5 Lessons from Customer Service

To give you a little background on my expertise, I can tell you that during my professional career, I’ve made sandwiches, cleaned toilets, sold health food and hawked plastic surgery.

Amazingly enough, the plastic surgery patient has much in common with the health food store customer—one wants to stay young forever from the inside out, the other from the outside in. Both are pretty crabby as a result.

As for the lesson to take from being a sandwich maker and toilet cleaner? Since it was the same job, I can tell you this: disgruntled minimum-wage earners rarely wash their hands.

That said, let’s dive into today’s lessons, shall we?

1. Keep a straight face.

I learned this my first day of training in customer service at Kinney Drugs when I was 16 years old. An impossibly wizened old man appeared, slapped a pack of condoms on the counter and gave me a sly grin that still held a mossy tooth or two.

The woman training me actually dropped to her knees under the counter, shaking with laughter. I rang him up and got him “a pack of them Pell Mells,” as he put it. I never cracked a smile, but I did correct his pronunciation. I don’t think he cared.

2. Anticipate stupid questions.

Patient before plastic surgery: “Will I sleep until I wake up?”
Answer: “Yes, what will happen is you’re sleeping, you’re sleeping, then, boom, you’re awake.”

Customer at health food store: “Do you sell organic chicken?”
Answer: “Actually, all chicken is organic. We don’t sell cyborg chickens here.”
(Hah! That one was a trap. Were you paying attention? The correct answer is “yes.”)

3. Be prepared with helpful advice.

At the health food store’s vitamin counter, customers came to me with questions regarding their digestive health. Apparently, this had become an issue requiring attention although colons had been chugging along with no need for heroic measures for quite a long time.

One of these concerns had to do with toxins accumulating if a person’s bowels were not evacuating at a healthy rate. I mulled this over and found the perfect answer for those wanting to observe their own ‘intestinal transit time’: “Eat some corn.”

This always stopped customers in their tracks, perhaps because it reminded them of exactly what they were seriously discussing with a relative stranger, or perhaps because it was an ingenious idea. Either way, I think I helped a lot of people.

4. Remain professional at all times.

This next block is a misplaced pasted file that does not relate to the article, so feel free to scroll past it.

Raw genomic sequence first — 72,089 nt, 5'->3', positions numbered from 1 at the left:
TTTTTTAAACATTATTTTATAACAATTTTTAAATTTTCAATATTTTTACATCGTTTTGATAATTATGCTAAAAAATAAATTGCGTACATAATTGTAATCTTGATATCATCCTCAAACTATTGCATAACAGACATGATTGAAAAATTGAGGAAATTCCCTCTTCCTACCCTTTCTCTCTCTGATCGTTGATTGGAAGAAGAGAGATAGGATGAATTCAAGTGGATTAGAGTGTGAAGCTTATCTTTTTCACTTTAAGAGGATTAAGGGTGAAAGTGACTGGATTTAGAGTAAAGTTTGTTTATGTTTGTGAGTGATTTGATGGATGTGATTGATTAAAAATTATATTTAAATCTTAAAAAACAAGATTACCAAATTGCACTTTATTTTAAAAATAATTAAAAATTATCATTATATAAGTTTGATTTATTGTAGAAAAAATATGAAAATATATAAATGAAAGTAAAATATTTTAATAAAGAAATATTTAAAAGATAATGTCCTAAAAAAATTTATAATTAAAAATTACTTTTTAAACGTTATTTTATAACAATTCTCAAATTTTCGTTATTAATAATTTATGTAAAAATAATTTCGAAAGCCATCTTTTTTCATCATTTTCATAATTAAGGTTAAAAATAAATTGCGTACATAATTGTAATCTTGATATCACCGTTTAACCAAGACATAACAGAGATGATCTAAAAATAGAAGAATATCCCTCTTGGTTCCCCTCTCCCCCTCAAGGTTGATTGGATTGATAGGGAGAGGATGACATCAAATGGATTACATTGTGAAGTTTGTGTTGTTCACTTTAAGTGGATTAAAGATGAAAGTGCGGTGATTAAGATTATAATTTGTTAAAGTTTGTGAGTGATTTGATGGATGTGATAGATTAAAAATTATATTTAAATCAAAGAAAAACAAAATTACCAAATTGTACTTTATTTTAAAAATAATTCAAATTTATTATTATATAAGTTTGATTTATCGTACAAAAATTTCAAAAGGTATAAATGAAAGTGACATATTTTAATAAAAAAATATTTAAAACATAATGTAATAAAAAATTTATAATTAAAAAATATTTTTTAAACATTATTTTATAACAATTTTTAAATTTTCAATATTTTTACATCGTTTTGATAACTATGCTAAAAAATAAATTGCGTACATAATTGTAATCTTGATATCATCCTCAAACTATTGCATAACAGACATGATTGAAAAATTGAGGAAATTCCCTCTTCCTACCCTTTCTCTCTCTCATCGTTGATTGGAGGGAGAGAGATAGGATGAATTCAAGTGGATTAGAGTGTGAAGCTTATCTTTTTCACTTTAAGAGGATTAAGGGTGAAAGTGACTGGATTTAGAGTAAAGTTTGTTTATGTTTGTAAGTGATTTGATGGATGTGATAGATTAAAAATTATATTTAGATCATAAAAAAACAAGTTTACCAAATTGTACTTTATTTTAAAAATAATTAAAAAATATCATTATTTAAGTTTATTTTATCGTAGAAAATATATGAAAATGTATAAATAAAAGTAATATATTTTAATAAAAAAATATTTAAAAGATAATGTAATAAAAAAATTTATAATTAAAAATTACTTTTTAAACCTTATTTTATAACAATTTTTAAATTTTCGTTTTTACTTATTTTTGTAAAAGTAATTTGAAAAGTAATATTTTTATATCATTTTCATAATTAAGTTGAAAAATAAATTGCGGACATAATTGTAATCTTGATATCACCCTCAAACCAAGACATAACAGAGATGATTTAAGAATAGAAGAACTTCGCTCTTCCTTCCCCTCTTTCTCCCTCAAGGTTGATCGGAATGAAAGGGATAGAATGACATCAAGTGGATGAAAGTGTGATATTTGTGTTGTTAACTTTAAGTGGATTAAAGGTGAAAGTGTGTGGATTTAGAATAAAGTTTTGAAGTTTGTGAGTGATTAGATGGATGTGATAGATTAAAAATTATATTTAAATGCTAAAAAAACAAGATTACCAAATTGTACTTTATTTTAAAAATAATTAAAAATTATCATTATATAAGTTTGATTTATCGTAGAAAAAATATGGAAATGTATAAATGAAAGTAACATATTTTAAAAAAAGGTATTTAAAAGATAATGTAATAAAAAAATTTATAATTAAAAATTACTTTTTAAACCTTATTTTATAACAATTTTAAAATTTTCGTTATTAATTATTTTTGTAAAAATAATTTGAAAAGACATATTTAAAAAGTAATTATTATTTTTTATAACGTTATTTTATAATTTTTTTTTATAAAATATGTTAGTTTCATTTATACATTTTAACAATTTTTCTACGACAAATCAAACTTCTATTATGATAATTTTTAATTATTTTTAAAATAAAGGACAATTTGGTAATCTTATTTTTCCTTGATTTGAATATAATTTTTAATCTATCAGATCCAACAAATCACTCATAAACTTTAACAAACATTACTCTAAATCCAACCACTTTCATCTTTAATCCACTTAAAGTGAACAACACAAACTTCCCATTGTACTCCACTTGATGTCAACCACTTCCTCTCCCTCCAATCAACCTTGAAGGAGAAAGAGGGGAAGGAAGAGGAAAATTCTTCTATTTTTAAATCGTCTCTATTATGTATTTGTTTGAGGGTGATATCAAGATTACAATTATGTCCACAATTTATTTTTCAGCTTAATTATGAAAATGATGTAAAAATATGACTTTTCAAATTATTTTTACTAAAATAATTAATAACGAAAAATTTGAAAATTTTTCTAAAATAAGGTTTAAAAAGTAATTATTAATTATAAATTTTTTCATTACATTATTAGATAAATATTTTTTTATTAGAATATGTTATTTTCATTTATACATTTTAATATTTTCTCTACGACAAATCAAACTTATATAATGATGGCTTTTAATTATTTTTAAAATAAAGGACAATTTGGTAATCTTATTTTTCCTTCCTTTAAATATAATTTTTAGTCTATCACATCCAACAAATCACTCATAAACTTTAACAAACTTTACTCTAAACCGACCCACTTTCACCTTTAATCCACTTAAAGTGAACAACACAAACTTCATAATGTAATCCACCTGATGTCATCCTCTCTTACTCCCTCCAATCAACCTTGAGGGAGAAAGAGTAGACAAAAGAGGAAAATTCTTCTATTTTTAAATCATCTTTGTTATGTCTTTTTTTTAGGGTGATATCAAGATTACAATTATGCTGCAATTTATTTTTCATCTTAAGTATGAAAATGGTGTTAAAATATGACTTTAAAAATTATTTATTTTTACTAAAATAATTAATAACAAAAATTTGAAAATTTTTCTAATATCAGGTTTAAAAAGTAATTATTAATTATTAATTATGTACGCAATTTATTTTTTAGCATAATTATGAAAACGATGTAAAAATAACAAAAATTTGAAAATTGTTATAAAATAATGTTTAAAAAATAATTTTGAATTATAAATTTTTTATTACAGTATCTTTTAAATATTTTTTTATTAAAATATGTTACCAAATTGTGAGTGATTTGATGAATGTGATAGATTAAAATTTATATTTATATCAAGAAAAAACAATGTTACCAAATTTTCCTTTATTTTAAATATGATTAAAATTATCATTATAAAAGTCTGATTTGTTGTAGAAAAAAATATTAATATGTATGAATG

At the store, I interviewed an applicant for a promising career in the produce section. At first, I was put off by his t-shirt depicting a naked woman bound and stretched over a large wheel. Perhaps he hadn’t planned his wardrobe and had just spontaneously walked in to apply. Then I saw the button pinned to the shirt: “I wouldn’t fuck her with your dick.”

It seemed imprudent of this young man not to survey himself prior to entering the store and realize that it might be a good idea to take the button off and put it in his pocket for the duration of his interview. I’m all for freedom of expression, so I finished speaking with him and ushered him out the door telling him we would call if he got the job.

A few days later, he showed up yelling that he couldn’t understand why we still had an ad in the paper. As customers gathered, I tried to explain, “This is how interviews work. Some people get the job and some people don’t. It’s not automatic.” Our security guard helped him exit as he called me some names.

I consider this a failure on my part. I was unable to educate him about the process. The story does have a happy ending; a few weeks later, I saw him handing out flyers. I was gratified that he’d found a job and I quickly crossed the street.

5. Know when it’s time to leave.

At some point, it will dawn on you that now might be the time to look for another line of work.

At the plastic surgeon’s office, it came when I collected payment from a man scheduled to have liposuction. As he left, he said, “I feel lighter already!” to which I responded, “That’s just your wallet!”

At the health food store, it came when I toyed with the idea of creating a T-shirt that summed up my feelings quite nicely: Get laid and eat a cheeseburger, you pasty-faced maggots! It has a certain ring to it, don’t you think?

Class dismissed.

Copyright Magick Sandwich

4 replies
  1. ☮~alapoet~☠
    ☮~alapoet~☠ says:

    Thank you for making me laugh — multiple times!

    For those who say nothing is truly infinite, I offer up dual refutations: human cluelessness and human cussedness.

    Now, if you’ll excuse me, I’m going to go get laid and have a cheeseburger. Not necessarily in that order…

  2. Susan
    Susan says:

    A few days later, he showed up yelling that he couldn’t understand why we still had an ad in the paper.

    About all any business would need is an employee sporting a button such as the one the young man wore to his interview. Can’t you just hear the customers now, heading directly for the store manager after seeing that “freedom of expression” in the produce section?

    Another perfect example of some folks’ feelings of entitlement.

  3. JCE
    JCE says:

    My parents owned a swimming pool supply and service store when I was growing up so naturally we all had to work there. One day a woman came in and asked for some hose for her filter. My mother asked her how long she needed it and the woman said “Well, all summer long I guess!” Gracious woman that my mother is she refrained from laughing out loud and then asked what length the woman needed. I was concerned about this woman’s ability to refrain from drowning in her own pool.


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